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Alaska winter camping in comfort

I see a lot of videos and blogs about winter tent camping but most are short trips or cater to the enthusiast. I want to share my experience to hopefully help others in a similar situation as myself. I am going on 2 years of being homeless in Anchorage, AK. I grew up camping, fishing, hunting, and living off the land in Alaska and have always taken pride in my survival capabilities. For me to have to resort to staying at a shelter would be an all time new low. I have seen people sleep on cardboard, huddled under tarps and know too many people who have lost toes, fingers, feet, and some their lives to the winter here. I am writing this from inside my tent where I am wearing a tshirt and pajamas using only a single candle for heat. All the materials I used were either gotten from freebie listings online or salvaged from the trash.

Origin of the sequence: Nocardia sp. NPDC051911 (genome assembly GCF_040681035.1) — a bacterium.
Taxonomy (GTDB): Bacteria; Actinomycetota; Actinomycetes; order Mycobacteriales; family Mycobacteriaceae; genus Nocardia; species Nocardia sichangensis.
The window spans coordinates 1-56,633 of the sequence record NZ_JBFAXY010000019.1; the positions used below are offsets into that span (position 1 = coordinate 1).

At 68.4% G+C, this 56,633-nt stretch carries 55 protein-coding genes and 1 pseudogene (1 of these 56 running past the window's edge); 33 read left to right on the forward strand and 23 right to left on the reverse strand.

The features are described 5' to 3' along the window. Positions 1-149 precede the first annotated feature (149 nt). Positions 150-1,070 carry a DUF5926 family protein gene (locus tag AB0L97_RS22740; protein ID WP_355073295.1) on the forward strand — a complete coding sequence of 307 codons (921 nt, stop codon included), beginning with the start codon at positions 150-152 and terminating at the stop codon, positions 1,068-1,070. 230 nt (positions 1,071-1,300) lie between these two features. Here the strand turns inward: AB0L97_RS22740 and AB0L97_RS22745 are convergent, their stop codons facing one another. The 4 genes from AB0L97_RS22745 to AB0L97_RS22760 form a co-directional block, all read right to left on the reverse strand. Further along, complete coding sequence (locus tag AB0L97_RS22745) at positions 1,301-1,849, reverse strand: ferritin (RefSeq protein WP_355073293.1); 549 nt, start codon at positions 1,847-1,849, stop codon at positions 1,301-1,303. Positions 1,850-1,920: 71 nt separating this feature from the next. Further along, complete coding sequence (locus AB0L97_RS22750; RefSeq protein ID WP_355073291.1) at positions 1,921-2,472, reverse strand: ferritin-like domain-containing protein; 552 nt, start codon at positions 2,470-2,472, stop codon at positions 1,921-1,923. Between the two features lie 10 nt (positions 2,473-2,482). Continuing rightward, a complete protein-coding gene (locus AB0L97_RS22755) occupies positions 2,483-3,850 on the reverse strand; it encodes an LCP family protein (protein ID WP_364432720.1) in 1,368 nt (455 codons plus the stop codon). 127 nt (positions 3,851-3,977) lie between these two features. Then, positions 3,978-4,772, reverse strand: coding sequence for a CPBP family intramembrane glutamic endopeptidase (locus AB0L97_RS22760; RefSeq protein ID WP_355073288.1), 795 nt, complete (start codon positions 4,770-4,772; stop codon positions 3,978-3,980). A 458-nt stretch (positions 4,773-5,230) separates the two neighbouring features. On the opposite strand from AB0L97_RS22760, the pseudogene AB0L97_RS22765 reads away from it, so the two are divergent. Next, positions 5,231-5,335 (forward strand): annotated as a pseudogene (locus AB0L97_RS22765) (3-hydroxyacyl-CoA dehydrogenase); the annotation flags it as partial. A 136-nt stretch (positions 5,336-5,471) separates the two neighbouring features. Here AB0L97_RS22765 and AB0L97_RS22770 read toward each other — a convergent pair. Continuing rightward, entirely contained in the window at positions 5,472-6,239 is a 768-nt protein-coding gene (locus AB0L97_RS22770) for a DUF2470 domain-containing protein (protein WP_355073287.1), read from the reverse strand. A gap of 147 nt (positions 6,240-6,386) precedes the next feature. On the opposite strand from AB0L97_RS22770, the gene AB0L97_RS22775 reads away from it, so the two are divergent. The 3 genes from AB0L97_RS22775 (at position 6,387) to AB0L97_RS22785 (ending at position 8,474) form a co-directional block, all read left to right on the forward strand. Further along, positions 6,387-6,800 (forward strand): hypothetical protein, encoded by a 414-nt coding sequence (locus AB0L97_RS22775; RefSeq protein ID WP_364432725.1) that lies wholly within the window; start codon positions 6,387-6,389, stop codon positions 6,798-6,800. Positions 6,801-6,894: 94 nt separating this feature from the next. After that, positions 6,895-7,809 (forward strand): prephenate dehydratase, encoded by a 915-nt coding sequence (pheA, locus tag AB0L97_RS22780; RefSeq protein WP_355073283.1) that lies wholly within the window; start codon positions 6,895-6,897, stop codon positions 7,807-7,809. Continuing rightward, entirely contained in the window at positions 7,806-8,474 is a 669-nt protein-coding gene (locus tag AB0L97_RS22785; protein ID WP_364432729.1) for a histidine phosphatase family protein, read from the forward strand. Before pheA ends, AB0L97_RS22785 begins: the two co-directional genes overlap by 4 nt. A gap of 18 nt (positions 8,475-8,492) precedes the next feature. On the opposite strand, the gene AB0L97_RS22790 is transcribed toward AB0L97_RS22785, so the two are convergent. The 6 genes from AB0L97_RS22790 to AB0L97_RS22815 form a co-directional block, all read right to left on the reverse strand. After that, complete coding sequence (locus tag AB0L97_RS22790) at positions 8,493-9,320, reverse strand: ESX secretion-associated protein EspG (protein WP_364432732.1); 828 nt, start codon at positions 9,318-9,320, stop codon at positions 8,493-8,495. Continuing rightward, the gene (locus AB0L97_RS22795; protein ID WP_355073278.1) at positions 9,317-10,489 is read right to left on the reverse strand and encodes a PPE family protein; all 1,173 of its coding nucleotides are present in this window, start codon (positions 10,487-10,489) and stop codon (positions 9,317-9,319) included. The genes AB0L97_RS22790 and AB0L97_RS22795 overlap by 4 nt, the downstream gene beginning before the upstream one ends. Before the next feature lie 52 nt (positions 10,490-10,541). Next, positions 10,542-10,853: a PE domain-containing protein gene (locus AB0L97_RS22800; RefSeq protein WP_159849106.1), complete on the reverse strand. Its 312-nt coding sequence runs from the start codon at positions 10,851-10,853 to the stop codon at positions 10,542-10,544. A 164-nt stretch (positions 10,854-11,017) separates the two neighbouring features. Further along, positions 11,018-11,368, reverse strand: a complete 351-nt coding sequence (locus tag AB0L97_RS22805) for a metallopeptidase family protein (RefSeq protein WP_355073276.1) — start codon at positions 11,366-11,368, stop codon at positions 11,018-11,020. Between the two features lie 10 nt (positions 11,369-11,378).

I will start with the foundation. I have 18 pallets set up 3x3 double thick. I placed those on assorted pieces of styrofoam to achieve a level platform that is at least 24" off the ground in all places. I then filled in the gaps with more styrofoam. Then using waxed cardboard boxes and tarps(or the floor sections of old tents) I added 3 layers alternating between boxes and tarps making sure to make some small holes on top to allow ventilation and securing each layer down to prevent shifting. Then for comfort and style I put some old shag carpet on top. Then I set up my primary tent and probably biggest freebie ad score I've had. An REI Olympus II. It is no longer in production and there is limited information online about it, so I assume it is rather old. It is pyramid shaped, setup is actually fairly complex with 4 separate pole sections(a pinwheel on top and 3 n shaped sections secured to the pinwheel and frame out the door and 2 identical windows as the door. The tent body is solid with a zipper vent up top in addition to the door and windows. The rainfly covers the tent to the ground as well. Next I came across an insulated ice fishing tent that had some rips and no frame, so just the fabric. I put this over my tent then used old tent poles I'd accumulated to create a frame and keep it separated from my primary tent, then I secured the bottom of the ocean fishing tent tightly all the way around the base of my foundation. Where I chose to camp I deal with a constant wind from the north because there is very little wind break separating me from the airport runways and then the ocean. To deal with this I took pallets and cardboard boxes and made a short wall at a 45 degree angle along my north facing side. I secured a tarp to the base of the pallets then tied the opposite side to trees maintaining that 45 even above the pallets making sure to keep separation from the ice fishing tent. Then I attached rope to the bottom side corners of the tarp and ran it all the way up both sides and secured it in the same places on the trees to create a frame of sorts for the tarp. Then I took rope and attached 4 lines to the frame perpendicularly to give the tarp(my roof) some structural stability. I then ran lines to the ground in 8 places to secure the tarp down and keep it from shifting around or bunching up and potentially sagging or collecting snow and ice. So far this winter this has stayed dry and even on the windiest days inside my primary tent the candle flame isn't affected. Inside my tent I have a queen size memory foam mattress that came from an RV, standard sheets on it and a Slumberjack Ultimate 30f regular sleeping bag. I leave 1 single candle burning 24/7 and this keeps the temperature inside above freezing. Most nights I have to open all the windows to cool it off because I will wake up sweating. I have yet to require any other heat source, had any problems with ventilation or any freeze up from condensation. Granted this winter has been mild so far. Considering this structure was achieved without spending a penny, needing no previous carpentry or building experience, nor requiring a single tool to assemble. It is achievable by anyone who is resourceful enough to find and accumulate the items needed. Obviously nobody will collect identical items and everything is interchangeable. I believe using a 2 to 4 person tent as primary and a larger 6 to 10 person tent as the shell the same or close to the same result can be accomplished. So that's my story of Alaskan winter camping on a $0 budget. I hope it helps someone to save some toes or just be a little more comfortable this winter.

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